We are here with yet another Jeff Scott Soto release and this one is quite unique. It is called ‘B-Sides’ and consists of unreleased tracks, bonus tracks, duets as well as songs used for Tribute albums. It shows as it is an official release from Frontiers Records, but it is very cheap looking. The CDs themselves do say these are “Not For Sale, For Promo Use Only”, but they seem like bootlegs. However, discogs has them on their site and they do not list it as ‘Unofficial’ so everything actually leads me to believe this is a real Frontiers Records release. And yet, the mix of it is not that great as the volume between songs has not been equalized as some songs are louder than others. I don’t know what to think, but I have a copy and I am pretty stoked about it. I am curious as to why the reason behind this product though, so if anyone knows, please let me know in the comments below.
The main reason I’m stoked is that it saves me a ton of money from going and buying all the albums that these songs are on. Most are on an album from another artist that Jeff appears on or Tribute albums where this is probably the only song I would want any way. To have them all in one compilation I would say is big win. One thing that sort of stinks about this is the liner notes on the CD booklet. As you can see from a picture further down the post, there is a fantastic Track List of CD 2 and where the songs originated from, but the left side of the picture does not have the track list for CD 1 and where the songs originated. That is actually a misprint because I have seen pictures of the inner sleeve that have the CD 1 track list breakdown. If the list is there or not, this is still a pretty cool piece in the Soto collection.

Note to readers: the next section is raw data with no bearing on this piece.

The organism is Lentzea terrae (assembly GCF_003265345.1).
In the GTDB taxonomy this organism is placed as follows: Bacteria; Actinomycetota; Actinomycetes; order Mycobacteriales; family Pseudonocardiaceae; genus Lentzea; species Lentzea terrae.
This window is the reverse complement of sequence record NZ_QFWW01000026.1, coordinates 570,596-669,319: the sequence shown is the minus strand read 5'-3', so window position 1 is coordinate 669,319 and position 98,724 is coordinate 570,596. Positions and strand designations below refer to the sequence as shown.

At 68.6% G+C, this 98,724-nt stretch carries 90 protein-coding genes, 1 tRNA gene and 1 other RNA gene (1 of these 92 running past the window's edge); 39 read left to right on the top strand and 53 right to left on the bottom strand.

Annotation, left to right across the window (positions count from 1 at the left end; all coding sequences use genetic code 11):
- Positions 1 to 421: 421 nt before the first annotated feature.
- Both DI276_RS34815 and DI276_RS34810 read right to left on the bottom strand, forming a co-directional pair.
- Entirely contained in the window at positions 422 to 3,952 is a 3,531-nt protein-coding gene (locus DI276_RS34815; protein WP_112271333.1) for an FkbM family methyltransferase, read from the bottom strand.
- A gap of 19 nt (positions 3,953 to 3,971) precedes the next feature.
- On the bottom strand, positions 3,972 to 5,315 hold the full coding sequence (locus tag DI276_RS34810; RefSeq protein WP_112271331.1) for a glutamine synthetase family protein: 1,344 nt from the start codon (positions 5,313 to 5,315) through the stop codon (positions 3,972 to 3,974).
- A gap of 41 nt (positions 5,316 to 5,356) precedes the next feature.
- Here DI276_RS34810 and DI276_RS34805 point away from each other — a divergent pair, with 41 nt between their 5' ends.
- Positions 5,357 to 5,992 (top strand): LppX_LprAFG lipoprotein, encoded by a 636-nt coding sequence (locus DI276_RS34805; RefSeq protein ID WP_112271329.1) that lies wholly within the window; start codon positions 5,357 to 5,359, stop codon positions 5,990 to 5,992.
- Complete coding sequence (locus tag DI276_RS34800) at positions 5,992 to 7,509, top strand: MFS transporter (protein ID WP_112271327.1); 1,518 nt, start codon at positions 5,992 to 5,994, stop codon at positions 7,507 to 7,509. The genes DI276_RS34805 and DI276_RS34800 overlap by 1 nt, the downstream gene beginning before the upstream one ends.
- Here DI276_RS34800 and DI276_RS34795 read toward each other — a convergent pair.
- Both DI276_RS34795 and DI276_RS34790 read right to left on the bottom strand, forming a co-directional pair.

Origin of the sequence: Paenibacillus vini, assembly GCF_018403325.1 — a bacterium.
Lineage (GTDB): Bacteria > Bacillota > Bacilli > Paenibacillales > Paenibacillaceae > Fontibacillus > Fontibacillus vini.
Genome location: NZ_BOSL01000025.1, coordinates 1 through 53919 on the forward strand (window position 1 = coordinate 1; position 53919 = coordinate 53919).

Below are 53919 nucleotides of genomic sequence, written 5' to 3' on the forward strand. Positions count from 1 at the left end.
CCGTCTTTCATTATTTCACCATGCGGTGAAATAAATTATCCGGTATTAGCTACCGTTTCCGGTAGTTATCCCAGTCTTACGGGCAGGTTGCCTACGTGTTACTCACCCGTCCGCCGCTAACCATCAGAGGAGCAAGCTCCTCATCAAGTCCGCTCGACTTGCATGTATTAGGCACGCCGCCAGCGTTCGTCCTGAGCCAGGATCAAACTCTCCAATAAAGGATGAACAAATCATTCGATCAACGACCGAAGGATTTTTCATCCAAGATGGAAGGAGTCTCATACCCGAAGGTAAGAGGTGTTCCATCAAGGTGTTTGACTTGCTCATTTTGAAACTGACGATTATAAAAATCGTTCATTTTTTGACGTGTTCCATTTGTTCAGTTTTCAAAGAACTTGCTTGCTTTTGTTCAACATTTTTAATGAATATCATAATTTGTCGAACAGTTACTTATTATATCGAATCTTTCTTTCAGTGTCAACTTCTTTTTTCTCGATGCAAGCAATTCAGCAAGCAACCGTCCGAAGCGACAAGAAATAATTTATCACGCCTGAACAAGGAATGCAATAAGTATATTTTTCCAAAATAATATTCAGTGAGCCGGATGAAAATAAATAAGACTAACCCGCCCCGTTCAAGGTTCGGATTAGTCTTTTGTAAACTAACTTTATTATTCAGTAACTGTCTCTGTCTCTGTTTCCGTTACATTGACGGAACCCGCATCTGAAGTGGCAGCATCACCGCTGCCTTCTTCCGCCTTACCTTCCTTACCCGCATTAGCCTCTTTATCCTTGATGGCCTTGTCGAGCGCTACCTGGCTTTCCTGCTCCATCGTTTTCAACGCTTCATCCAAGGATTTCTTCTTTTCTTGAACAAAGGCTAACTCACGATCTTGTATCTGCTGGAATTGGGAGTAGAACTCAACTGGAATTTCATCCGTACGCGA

The first song was a cassette only bonus track from Jeff’s first band, Panther. “Set Me Free” one of my favorite songs on that album. Soto attacks it with a deeper tone and yet still soars with some high notes. The drumming on it is immense with some great fills. The guitar solo is typical for the time to see how fast he can go, but its great. It definitely takes me back to the 80’s with this one. The next three tracks,”Act of Sympathy”, “Highway to Nowhere” and “Mental Ward” were demos from Jeff’s work with is buddy Gary Schutt on his album ‘Sentimetal’ that Jeff sang lead on. “Act” is pure metal, heavy, dark and Jeff sounds great but a lot of echo…again, this is a demo so not fully polished. Same with “Highway” except it is a little more speed metal, some kickass double bass drum, a real killer track. “Mental Ward” comes off feeling like a leftover track from Jeff’s worker with Biker Mice From Mars soundtrack. It has that same campy, cartoony feel to it.
For My Sunday Song #324, we are discussing the song “Save Me” by Shinedown. The song is off their 2005 album ‘Us and Them’. The song went to #1 on the Billboard Mainstream Rock chart and #72 on the Billboard Hot 100…didn’t quite make to Top 40. The song was written by Brent Smith and Tony Battaglia.
The song is something Brent had worked on back in the 90’s, but finally finished it for the ‘Us and Them’ album. It is about those people that want to help out and solve everyone else’s problems and issues. They take on so much that they run in to problems of their own and then need to be saved. The exact same thing happened to Brent we someone tried to help and later he had to help them.
Brad Stewart opens the song with a cool bass line which is accompanied by some eerie guitar riffs from Jasin Todd that give the song this whole doom and gloom vibe. Barry Kerch’s drumming is superb and his fills give the song a little something extra and help with the intensity that is in Brent’s vocals. The chorus amps up the energy and there is an urgency in the song that gives you chills. A standout track on the album for sure.